“When we first opened, you could walk around and speak German in stores. In the 1980’s, the Davis Theatre still showed movies in German.”


In 1991, Lincoln Square was boosted once again with German spirit when local German artist Lothar Speer created the Lincoln Square mural that spans across a brick wall in the parking lot at the end of the Lincoln Square road. To create this image of the German landscape, he acquired the help of high school students who completed the project in two months. In 1999 Speer re-painted his work restoring it to its original state.


A triumphant event to the Lincoln Square community occurred in 2008 with the dedication of a large chunk of the Berlin Wall to the Western Stop Brown line station located just steps away from the mural.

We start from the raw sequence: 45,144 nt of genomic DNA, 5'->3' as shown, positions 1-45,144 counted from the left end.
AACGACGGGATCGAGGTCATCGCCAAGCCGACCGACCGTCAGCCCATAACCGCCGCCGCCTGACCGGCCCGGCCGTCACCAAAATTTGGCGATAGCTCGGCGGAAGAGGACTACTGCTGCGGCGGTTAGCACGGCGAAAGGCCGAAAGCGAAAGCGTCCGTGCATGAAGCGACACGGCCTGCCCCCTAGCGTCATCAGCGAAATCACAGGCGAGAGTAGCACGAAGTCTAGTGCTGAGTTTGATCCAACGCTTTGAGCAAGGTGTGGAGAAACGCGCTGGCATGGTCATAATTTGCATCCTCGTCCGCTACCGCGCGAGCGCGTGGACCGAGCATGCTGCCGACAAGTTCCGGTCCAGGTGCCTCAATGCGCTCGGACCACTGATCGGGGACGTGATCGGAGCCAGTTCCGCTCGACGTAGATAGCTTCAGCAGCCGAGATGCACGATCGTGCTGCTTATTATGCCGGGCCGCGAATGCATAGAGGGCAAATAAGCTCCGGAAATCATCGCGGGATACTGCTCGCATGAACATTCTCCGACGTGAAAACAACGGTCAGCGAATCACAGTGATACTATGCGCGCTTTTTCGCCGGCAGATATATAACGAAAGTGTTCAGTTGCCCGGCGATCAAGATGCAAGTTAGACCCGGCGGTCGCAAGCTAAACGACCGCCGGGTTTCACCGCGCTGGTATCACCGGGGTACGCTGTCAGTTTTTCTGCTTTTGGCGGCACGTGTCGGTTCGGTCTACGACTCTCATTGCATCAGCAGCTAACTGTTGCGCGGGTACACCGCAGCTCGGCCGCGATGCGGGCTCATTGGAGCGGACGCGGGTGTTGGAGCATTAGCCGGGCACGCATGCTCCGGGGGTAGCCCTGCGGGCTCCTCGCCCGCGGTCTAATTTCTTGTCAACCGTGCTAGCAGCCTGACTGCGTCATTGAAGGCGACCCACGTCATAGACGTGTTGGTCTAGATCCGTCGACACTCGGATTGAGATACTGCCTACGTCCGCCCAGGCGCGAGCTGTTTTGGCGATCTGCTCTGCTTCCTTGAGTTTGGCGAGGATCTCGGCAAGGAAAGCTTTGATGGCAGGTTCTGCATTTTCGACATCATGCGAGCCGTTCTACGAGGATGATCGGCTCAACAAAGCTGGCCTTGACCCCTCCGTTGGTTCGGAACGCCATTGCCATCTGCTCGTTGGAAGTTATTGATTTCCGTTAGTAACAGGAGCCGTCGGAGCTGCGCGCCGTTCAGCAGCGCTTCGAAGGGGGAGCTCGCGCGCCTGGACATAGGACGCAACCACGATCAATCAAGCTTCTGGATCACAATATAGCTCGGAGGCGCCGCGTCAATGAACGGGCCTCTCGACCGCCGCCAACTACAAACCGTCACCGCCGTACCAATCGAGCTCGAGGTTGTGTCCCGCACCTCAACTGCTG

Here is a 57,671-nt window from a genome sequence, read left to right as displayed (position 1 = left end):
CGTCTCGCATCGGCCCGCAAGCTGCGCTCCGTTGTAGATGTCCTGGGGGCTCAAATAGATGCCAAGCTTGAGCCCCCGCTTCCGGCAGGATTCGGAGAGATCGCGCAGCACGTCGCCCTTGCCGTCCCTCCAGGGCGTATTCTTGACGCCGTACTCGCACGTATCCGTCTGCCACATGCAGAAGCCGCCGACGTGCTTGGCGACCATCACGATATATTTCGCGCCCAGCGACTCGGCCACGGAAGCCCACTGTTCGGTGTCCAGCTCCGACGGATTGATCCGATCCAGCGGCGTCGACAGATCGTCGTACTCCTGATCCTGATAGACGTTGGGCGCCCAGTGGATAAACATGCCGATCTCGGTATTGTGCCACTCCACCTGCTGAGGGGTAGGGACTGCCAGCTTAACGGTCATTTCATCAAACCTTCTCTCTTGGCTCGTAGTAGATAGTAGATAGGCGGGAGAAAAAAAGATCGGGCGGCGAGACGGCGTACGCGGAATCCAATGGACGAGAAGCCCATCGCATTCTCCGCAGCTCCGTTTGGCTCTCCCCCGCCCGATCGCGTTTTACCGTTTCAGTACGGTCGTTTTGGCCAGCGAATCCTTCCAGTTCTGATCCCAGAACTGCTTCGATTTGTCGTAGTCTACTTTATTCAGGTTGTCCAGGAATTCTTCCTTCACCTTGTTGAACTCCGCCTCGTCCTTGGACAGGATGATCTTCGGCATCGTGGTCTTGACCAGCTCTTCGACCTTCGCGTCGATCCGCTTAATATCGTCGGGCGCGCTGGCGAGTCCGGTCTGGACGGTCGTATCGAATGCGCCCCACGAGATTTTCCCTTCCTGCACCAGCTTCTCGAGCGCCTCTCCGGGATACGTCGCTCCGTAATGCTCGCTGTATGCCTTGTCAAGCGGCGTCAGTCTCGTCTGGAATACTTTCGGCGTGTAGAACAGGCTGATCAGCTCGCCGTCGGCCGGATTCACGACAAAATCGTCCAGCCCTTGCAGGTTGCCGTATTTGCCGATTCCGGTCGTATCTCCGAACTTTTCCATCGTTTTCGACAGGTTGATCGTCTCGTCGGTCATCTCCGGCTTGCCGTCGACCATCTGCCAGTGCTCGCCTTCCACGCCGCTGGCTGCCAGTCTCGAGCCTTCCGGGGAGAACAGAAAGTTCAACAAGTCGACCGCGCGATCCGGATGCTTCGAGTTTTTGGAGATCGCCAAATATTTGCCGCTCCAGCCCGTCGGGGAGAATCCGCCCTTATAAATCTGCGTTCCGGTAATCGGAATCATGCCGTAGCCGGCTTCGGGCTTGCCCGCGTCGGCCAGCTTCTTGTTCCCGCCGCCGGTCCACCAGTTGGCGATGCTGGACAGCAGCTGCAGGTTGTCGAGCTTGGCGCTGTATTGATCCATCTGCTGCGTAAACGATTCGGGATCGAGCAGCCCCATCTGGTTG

Standing twelve feet tall, the great wall towers over the citizens traveling in and out of the station. The segment of the Berlin wall is actually one of the largest pieces outside of Germany, however, a Dunkin’ Donuts was built right across the way from the wall.


“It’s not dignified to have it there” said Angela Aufegger, 40, owner of Salamander of Chicago, a European comfort shoes store in Lincoln Square. “Putting it in a CTA station is significant though. It signifies that people are now free to move wherever they want. Freedom to travel.”